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The Jesus Answer Book
By John MacArthur
Thomas NelsonCopyright © 2014 John MacArthur
All rights reserved.
Why can we believe in the virgin birth of Jesus?
Matthew needs only one verse (1:18) to announce the fact of Christ's virgin birth. Such a concise statement, though it doesn't all by itself prove the point, strongly suggests that the notion of our Lord and Savior's virgin birth was not simply a man-made story. A human author, writing strictly on his own initiative, would characteristically tend to describe such a momentous and amazing event in an expansive, detailed, and elaborate manner. But not the apostle Matthew. He does relate additional circumstances surrounding the virgin birth, but the basic fact is stated in one simple sentence: "After His mother Mary was betrothed to Joseph, before they came together, she was found with child of the Holy Spirit."
How is the virgin birth possible?
Admittedly, all these many centuries after Matthew's divinely inspired gospel declared that Jesus was born of a virgin, His miraculous conception remains impossible to understand by human reason alone. It was a miracle, and there is no natural explanation for it. We don't need a scientific or analytical explanation for it, any more than we need scientific proof of how the intricacies of the universe were created from nothing. Scripture is peppered with miracles and mysterious doctrines. How can God be one being in three persons? How could Christ rise from the dead? We can't even explain precisely what happens when depraved sinners are born again as they repent of their sins and trust Christ. Many of the essentials of Christianity are beyond the capacity of human minds to fathom. That's okay. We can't comprehend infinity either, but no one doubts the concept. thoughts. "For who has known the mind of the Lord? Or who has been His counselor?" (Romans 11:34). God wants believers to accept the truth of His Word by faith.
What did Mary model for believers in her response to the news she would be mother to the Son of God?
In Luke 1:34, Mary asked the angel, "How can [I have a son], since I do not know a man?" Mary's question was born out of wonder, not doubt nor disbelief, so the angel did not rebuke her. Then, once she understood a little more clearly, Mary offered a song of praise, known as the Magnificat. Mary refered to God as "Savior," indicating both that she recognized her own need of a Savior and that she knew the true God as her Savior. Mary did not see herself as sinless, nor did she trust in her own good works. Quite the opposite was true; she employed language typical of someone whose only hope for salvation was divine grace. The quality of Mary that shines most clearly through this passage is a deep sense of humility.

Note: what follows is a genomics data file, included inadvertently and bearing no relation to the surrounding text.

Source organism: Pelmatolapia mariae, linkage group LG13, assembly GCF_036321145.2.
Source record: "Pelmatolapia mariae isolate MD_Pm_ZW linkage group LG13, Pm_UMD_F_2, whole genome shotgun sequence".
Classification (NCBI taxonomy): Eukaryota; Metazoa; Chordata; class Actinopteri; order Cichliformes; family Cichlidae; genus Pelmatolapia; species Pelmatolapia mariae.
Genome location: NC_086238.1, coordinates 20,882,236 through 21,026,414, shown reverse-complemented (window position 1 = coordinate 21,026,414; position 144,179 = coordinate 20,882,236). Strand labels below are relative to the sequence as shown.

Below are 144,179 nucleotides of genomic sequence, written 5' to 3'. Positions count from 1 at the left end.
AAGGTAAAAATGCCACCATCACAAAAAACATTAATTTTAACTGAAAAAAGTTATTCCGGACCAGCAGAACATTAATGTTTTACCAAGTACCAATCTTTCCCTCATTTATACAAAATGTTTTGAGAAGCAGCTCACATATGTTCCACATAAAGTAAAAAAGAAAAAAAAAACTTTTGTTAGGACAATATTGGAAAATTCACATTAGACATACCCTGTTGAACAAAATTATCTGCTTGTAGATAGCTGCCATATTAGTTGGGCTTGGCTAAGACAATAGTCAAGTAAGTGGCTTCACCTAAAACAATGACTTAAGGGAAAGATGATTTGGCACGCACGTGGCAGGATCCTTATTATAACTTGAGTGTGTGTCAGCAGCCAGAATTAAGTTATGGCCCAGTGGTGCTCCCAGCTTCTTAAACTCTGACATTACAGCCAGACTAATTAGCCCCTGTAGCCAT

Why did Matthew and Luke include such long genealogies in their gospel accounts?
From their earliest days as a people, the Jews considered their ancestry important. They divided the promised land into tribal areas, and within those areas were towns and villages that belonged to certain families who owned land there. Every fifty years the various lands would revert to the original owners, so genealogies were very important.
In addition, these careful, detailed records of their family histories enabled each man to identify his father's home area and go back there for official obligations such as Caesar Augustus's census.
Why are the genealogies in Matthew and Luke different?
The writers had two different goals. Luke's genealogy, aiming to show Christ as the redeemer of humanity, goes all the way back to Adam (Matthew 1:1–17; Luke 3:23–28). Matthew's purpose is somewhat narrower: to demonstrate that Christ is the King and Messiah of Israel. (Matthew quotes more than sixty times from Old Testament prophetic passages, emphasizing how Christ fulfills all those promises.)
The two genealogies take different chronological views of Jesus' family tree. Luke goes from the present to the past, beginning with Jesus' grandfather and going all the way back to Adam and God. Matthew, however, approaches matters in the opposite fashion. He goes from the past to the present, starting with Abraham and ending with Jesus.
In Matthew, the genealogy is paternal, going through Jesus' earthly father, Joseph; and Joseph's father, Jacob; back to David. In Luke, the genealogy is maternal, going through Jesus' mother, Mary; and Mary's father, Heli; back to David.
Matthew's paternal genealogy proved that Jesus came from a line that proceeded from David through Solomon. That proof is true even though Jesus was not the human son of Joseph. Because Joseph married Mary, the mother of Jesus, he became the legal father of Jesus. As a result, Jesus received from Joseph the full legal right to the throne of David.
Luke's maternal genealogy further solidifies Jesus' claim to the throne of David by proving that He has the blood of David in His veins because of His mother, Mary. So, either way, Jesus is a genuine, legitimate descendant of King David.
In summary, the Messiah is king legally through Joseph and naturally through Mary. His scriptural credentials are thorough, clear, and irrefutable. From every perspective, we can crown Jesus King of kings and Lord of lords.
Why is it significant that Jesus was born in Bethlehem?
All scripturally informed Jews knew certain facts about the Messiah who would one day come to earth. They knew He would come from the royal line of David and reign from the throne in Jerusalem over Israel's glorious kingdom. And one thing about the Messiah that faithful Jews were certain of was set forth by the prophet Micah:
But you, Bethlehem Ephrathah, though you are little among the thousands of Judah, yet out of you shall come forth to Me the One to be Ruler in Israel, whose goings forth are from of old, from everlasting. (Micah 5:2)